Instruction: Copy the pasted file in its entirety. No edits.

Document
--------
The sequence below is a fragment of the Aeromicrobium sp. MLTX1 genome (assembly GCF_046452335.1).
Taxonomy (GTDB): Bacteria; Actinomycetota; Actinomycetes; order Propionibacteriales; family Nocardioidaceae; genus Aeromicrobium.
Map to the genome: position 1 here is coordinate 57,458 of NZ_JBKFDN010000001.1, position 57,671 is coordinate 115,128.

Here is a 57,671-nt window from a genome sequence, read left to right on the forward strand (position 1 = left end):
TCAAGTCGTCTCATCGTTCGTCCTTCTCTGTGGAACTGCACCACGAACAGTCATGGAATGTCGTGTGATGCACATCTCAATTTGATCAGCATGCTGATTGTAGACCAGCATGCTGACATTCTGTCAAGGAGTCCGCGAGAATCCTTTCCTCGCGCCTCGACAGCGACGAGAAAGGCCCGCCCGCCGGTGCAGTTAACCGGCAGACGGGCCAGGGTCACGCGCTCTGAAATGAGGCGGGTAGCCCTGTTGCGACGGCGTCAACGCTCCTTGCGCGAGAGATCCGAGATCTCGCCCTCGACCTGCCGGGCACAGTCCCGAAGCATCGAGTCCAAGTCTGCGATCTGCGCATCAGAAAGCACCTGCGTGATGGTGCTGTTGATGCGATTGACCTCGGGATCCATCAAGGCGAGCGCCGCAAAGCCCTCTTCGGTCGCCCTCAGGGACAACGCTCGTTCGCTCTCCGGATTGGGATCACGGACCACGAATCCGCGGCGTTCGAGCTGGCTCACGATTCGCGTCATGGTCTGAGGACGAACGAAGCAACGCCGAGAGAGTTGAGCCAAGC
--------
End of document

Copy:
The sequence below is a fragment of the Aeromicrobium sp. MLTX1 genome (assembly GCF_046452335.1).
Taxonomy (GTDB): Bacteria; Actinomycetota; Actinomycetes; order Propionibacteriales; family Nocardioidaceae; genus Aeromicrobium.
Map to the genome: position 1 here is coordinate 57,458 of NZ_JBKFDN010000001.1, position 57,671 is coordinate 115,128.

Here is a 57,671-nt window from a genome sequence, read left to right on the forward strand (position 1 = left end):
TCAAGTCGTCTCATCGTTCGTCCTTCTCTGTGGAACTGCACCACGAACAGTCATGGAATGTCGTGTGATGCACATCTCAATTTGATCAGCATGCTGATTGTAGACCAGCATGCTGACATTCTGTCAAGGAGTCCGCGAGAATCCTTTCCTCGCGCCTCGACAGCGACGAGAAAGGCCCGCCCGCCGGTGCAGTTAACCGGCAGACGGGCCAGGGTCACGCGCTCTGAAATGAGGCGGGTAGCCCTGTTGCGACGGCGTCAACGCTCCTTGCGCGAGAGATCCGAGATCTCGCCCTCGACCTGCCGGGCACAGTCCCGAAGCATCGAGTCCAAGTCTGCGATCTGCGCATCAGAAAGCACCTGCGTGATGGTGCTGTTGATGCGATTGACCTCGGGATCCATCAAGGCGAGCGCCGCAAAGCCCTCTTCGGTCGCCCTCAGGGACAACGCTCGTTCGCTCTCCGGATTGGGATCACGGACCACGAATCCGCGGCGTTCGAGCTGGCTCACGATTCGCGTCATGGTCTGAGGACGAACGAAGCAACGCCGAGAGAGTTGAGCCAAGC